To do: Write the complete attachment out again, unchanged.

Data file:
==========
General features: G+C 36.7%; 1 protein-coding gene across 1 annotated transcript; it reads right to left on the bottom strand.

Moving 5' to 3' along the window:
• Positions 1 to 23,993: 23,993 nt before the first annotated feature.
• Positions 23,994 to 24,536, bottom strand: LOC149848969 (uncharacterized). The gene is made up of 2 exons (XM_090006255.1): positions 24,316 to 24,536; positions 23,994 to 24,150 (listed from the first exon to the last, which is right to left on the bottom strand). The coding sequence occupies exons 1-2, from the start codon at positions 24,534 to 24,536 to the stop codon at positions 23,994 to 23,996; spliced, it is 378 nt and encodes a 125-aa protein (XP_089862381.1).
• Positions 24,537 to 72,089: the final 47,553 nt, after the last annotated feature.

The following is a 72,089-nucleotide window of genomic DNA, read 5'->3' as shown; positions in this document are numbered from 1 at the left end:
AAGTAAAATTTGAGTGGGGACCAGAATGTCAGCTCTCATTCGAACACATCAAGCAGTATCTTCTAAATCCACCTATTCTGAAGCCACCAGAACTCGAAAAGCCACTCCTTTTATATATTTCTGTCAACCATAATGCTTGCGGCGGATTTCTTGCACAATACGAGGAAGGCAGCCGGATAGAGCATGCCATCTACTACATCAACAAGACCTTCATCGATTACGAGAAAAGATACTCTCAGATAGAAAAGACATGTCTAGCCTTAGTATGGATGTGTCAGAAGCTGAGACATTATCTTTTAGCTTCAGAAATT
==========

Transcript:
General features: G+C 36.7%; 1 protein-coding gene across 1 annotated transcript; it reads right to left on the bottom strand.

Moving 5' to 3' along the window:
• Positions 1 to 23,993: 23,993 nt before the first annotated feature.
• Positions 23,994 to 24,536, bottom strand: LOC149848969 (uncharacterized). The gene is made up of 2 exons (XM_090006255.1): positions 24,316 to 24,536; positions 23,994 to 24,150 (listed from the first exon to the last, which is right to left on the bottom strand). The coding sequence occupies exons 1-2, from the start codon at positions 24,534 to 24,536 to the stop codon at positions 23,994 to 23,996; spliced, it is 378 nt and encodes a 125-aa protein (XP_089862381.1).
• Positions 24,537 to 72,089: the final 47,553 nt, after the last annotated feature.

The following is a 72,089-nucleotide window of genomic DNA, read 5'->3' as shown; positions in this document are numbered from 1 at the left end:
AAGTAAAATTTGAGTGGGGACCAGAATGTCAGCTCTCATTCGAACACATCAAGCAGTATCTTCTAAATCCACCTATTCTGAAGCCACCAGAACTCGAAAAGCCACTCCTTTTATATATTTCTGTCAACCATAATGCTTGCGGCGGATTTCTTGCACAATACGAGGAAGGCAGCCGGATAGAGCATGCCATCTACTACATCAACAAGACCTTCATCGATTACGAGAAAAGATACTCTCAGATAGAAAAGACATGTCTAGCCTTAGTATGGATGTGTCAGAAGCTGAGACATTATCTTTTAGCTTCAGAAATT